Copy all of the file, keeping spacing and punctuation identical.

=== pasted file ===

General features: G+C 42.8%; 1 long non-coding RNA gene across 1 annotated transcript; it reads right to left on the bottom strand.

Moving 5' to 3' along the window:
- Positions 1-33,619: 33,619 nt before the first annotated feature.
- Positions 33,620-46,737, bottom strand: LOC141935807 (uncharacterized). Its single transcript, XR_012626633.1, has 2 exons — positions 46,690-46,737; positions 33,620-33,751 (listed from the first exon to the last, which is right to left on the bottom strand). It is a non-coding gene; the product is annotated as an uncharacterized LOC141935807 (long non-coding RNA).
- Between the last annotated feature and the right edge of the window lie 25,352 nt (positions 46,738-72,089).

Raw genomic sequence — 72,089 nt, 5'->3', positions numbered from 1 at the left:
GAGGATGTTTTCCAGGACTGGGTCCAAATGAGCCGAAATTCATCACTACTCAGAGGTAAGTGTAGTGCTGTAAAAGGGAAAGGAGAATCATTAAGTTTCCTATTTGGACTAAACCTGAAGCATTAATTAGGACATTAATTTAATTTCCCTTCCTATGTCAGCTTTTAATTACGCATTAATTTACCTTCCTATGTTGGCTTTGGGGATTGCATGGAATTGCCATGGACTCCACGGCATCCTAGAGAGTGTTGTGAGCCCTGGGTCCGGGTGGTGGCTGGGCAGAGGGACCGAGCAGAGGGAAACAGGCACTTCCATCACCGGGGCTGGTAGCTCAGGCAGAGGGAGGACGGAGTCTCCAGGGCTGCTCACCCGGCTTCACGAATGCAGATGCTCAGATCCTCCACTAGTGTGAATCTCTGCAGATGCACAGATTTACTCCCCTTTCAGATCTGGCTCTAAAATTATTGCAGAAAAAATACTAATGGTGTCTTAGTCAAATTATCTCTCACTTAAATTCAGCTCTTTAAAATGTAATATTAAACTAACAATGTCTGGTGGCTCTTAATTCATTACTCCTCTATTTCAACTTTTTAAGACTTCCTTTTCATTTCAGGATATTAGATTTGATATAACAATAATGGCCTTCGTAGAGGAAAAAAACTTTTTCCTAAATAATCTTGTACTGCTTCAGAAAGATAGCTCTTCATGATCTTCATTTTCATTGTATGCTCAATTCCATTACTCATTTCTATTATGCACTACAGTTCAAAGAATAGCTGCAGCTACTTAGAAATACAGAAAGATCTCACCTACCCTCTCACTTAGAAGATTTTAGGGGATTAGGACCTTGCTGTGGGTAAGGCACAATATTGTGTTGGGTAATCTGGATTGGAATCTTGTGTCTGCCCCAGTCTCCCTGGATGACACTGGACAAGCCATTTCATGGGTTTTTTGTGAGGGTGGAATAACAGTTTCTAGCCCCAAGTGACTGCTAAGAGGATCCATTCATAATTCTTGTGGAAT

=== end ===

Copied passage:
General features: G+C 42.8%; 1 long non-coding RNA gene across 1 annotated transcript; it reads right to left on the bottom strand.

Moving 5' to 3' along the window:
- Positions 1-33,619: 33,619 nt before the first annotated feature.
- Positions 33,620-46,737, bottom strand: LOC141935807 (uncharacterized). Its single transcript, XR_012626633.1, has 2 exons — positions 46,690-46,737; positions 33,620-33,751 (listed from the first exon to the last, which is right to left on the bottom strand). It is a non-coding gene; the product is annotated as an uncharacterized LOC141935807 (long non-coding RNA).
- Between the last annotated feature and the right edge of the window lie 25,352 nt (positions 46,738-72,089).

Raw genomic sequence — 72,089 nt, 5'->3', positions numbered from 1 at the left:
GAGGATGTTTTCCAGGACTGGGTCCAAATGAGCCGAAATTCATCACTACTCAGAGGTAAGTGTAGTGCTGTAAAAGGGAAAGGAGAATCATTAAGTTTCCTATTTGGACTAAACCTGAAGCATTAATTAGGACATTAATTTAATTTCCCTTCCTATGTCAGCTTTTAATTACGCATTAATTTACCTTCCTATGTTGGCTTTGGGGATTGCATGGAATTGCCATGGACTCCACGGCATCCTAGAGAGTGTTGTGAGCCCTGGGTCCGGGTGGTGGCTGGGCAGAGGGACCGAGCAGAGGGAAACAGGCACTTCCATCACCGGGGCTGGTAGCTCAGGCAGAGGGAGGACGGAGTCTCCAGGGCTGCTCACCCGGCTTCACGAATGCAGATGCTCAGATCCTCCACTAGTGTGAATCTCTGCAGATGCACAGATTTACTCCCCTTTCAGATCTGGCTCTAAAATTATTGCAGAAAAAATACTAATGGTGTCTTAGTCAAATTATCTCTCACTTAAATTCAGCTCTTTAAAATGTAATATTAAACTAACAATGTCTGGTGGCTCTTAATTCATTACTCCTCTATTTCAACTTTTTAAGACTTCCTTTTCATTTCAGGATATTAGATTTGATATAACAATAATGGCCTTCGTAGAGGAAAAAAACTTTTTCCTAAATAATCTTGTACTGCTTCAGAAAGATAGCTCTTCATGATCTTCATTTTCATTGTATGCTCAATTCCATTACTCATTTCTATTATGCACTACAGTTCAAAGAATAGCTGCAGCTACTTAGAAATACAGAAAGATCTCACCTACCCTCTCACTTAGAAGATTTTAGGGGATTAGGACCTTGCTGTGGGTAAGGCACAATATTGTGTTGGGTAATCTGGATTGGAATCTTGTGTCTGCCCCAGTCTCCCTGGATGACACTGGACAAGCCATTTCATGGGTTTTTTGTGAGGGTGGAATAACAGTTTCTAGCCCCAAGTGACTGCTAAGAGGATCCATTCATAATTCTTGTGGAAT